Nate Parker’s retelling of Nat Turner’s rebellion does not succeed as art or as propaganda. - From The New Yorker
Nat Turner, the last to feel the rope, was hanged on November 11th.
At the end of “The Birth of a Nation,” as Turner is hanged and the crowd howls its approval, the camera draws close to the face, and then the quivering, liquid eyes, of a black boy who heard one of Turner’s sermons, and later betrayed him.
Given the chronic exclusion of blacks in entertainment, it’s easy to understand the prevailing critical view that a work of art by a black artist about the bleakest episode in our history must, on these grounds alone, be worthy of our attention.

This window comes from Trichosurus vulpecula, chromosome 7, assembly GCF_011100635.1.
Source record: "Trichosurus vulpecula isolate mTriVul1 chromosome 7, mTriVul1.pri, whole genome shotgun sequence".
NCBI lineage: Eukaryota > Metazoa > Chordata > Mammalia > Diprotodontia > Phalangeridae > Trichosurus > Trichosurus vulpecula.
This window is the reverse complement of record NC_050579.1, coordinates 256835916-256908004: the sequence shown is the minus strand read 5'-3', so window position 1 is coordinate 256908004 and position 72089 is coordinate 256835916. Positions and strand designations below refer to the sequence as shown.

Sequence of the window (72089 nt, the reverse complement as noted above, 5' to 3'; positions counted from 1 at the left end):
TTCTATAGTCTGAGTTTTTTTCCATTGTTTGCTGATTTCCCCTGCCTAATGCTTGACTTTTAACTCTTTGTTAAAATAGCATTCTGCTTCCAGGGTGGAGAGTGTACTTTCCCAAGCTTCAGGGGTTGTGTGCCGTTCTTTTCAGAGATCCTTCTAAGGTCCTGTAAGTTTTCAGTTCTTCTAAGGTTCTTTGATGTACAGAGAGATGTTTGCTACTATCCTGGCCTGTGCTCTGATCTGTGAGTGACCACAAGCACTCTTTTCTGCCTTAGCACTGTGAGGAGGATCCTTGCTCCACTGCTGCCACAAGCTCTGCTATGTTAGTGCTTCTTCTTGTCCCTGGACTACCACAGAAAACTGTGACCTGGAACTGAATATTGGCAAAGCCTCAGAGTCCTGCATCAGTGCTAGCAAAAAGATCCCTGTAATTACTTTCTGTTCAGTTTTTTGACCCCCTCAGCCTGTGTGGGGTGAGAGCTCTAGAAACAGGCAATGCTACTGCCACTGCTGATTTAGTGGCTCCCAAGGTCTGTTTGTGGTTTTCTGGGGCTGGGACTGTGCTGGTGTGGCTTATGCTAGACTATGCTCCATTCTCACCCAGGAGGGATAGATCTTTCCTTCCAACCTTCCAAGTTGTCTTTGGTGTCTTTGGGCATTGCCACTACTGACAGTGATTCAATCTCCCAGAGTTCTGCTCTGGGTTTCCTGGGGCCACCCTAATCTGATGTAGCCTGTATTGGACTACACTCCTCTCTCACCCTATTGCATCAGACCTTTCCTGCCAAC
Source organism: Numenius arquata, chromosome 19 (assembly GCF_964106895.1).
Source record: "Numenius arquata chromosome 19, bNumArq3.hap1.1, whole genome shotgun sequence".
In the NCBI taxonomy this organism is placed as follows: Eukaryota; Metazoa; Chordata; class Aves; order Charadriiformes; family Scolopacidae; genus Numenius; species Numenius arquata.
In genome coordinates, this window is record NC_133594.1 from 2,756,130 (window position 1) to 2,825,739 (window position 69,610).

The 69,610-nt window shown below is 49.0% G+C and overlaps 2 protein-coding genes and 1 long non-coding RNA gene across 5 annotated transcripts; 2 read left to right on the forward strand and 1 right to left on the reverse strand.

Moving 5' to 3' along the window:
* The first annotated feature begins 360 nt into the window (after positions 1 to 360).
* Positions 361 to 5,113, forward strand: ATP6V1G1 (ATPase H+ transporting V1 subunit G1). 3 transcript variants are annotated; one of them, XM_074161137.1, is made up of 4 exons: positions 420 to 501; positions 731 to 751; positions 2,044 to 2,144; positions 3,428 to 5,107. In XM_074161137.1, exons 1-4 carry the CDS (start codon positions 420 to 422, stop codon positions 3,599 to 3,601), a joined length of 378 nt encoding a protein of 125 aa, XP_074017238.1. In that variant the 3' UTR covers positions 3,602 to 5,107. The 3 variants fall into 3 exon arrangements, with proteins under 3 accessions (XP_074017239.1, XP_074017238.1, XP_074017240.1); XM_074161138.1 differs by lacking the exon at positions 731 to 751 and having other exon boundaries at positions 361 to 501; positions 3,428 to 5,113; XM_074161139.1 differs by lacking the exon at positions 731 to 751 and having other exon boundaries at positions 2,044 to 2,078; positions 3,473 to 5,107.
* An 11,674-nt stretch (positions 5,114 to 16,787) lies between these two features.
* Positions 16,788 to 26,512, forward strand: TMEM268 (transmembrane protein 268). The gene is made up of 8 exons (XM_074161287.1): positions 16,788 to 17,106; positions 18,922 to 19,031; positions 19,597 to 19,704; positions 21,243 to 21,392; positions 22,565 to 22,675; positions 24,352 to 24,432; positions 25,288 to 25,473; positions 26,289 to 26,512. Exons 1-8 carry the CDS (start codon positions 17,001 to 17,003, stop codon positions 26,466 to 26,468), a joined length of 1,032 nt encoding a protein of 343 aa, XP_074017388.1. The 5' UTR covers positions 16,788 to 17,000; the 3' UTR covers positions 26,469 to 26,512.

Parker, sensing that the success of his movie depended on his performance in the media, cast about awkwardly, citing his wife and daughters as signs of his maturation, and referring to what happened with the now deceased woman he knew in college as “one of the most painful moments in my life.” In August, he told Ebony that he was never taught the meaning of consent in sex.
The early euphoria surrounding the movie was prompted by the way it seemed to answer the demands of its time, sublimating the eye-for-an-eye Old Testament ethos of such fiery agitators as Stokely Carmichael and Elijah Muhammad into the safer precincts of the screen.